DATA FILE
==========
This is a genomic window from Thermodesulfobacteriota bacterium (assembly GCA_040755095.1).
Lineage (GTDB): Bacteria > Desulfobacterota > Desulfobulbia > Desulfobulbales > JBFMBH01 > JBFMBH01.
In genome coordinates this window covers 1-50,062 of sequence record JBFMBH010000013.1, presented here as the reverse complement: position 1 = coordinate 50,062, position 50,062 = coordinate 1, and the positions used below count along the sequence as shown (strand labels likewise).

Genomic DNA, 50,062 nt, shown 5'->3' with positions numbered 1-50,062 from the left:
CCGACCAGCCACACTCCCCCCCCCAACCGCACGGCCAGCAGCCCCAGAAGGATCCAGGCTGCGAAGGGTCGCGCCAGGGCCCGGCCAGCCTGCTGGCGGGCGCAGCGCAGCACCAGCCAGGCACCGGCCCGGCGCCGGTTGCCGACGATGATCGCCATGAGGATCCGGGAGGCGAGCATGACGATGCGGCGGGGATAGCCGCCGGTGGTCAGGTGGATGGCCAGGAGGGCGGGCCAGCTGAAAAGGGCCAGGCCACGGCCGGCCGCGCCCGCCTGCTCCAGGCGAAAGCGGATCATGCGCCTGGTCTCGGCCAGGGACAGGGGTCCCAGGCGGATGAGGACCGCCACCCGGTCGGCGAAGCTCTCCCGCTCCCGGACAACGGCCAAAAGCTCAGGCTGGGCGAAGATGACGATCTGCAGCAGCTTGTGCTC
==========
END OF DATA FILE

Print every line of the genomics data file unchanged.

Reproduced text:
This is a genomic window from Thermodesulfobacteriota bacterium (assembly GCA_040755095.1).
Lineage (GTDB): Bacteria > Desulfobacterota > Desulfobulbia > Desulfobulbales > JBFMBH01 > JBFMBH01.
In genome coordinates this window covers 1-50,062 of sequence record JBFMBH010000013.1, presented here as the reverse complement: position 1 = coordinate 50,062, position 50,062 = coordinate 1, and the positions used below count along the sequence as shown (strand labels likewise).

Genomic DNA, 50,062 nt, shown 5'->3' with positions numbered 1-50,062 from the left:
CCGACCAGCCACACTCCCCCCCCCAACCGCACGGCCAGCAGCCCCAGAAGGATCCAGGCTGCGAAGGGTCGCGCCAGGGCCCGGCCAGCCTGCTGGCGGGCGCAGCGCAGCACCAGCCAGGCACCGGCCCGGCGCCGGTTGCCGACGATGATCGCCATGAGGATCCGGGAGGCGAGCATGACGATGCGGCGGGGATAGCCGCCGGTGGTCAGGTGGATGGCCAGGAGGGCGGGCCAGCTGAAAAGGGCCAGGCCACGGCCGGCCGCGCCCGCCTGCTCCAGGCGAAAGCGGATCATGCGCCTGGTCTCGGCCAGGGACAGGGGTCCCAGGCGGATGAGGACCGCCACCCGGTCGGCGAAGCTCTCCCGCTCCCGGACAACGGCCAAAAGCTCAGGCTGGGCGAAGATGACGATCTGCAGCAGCTTGTGCTC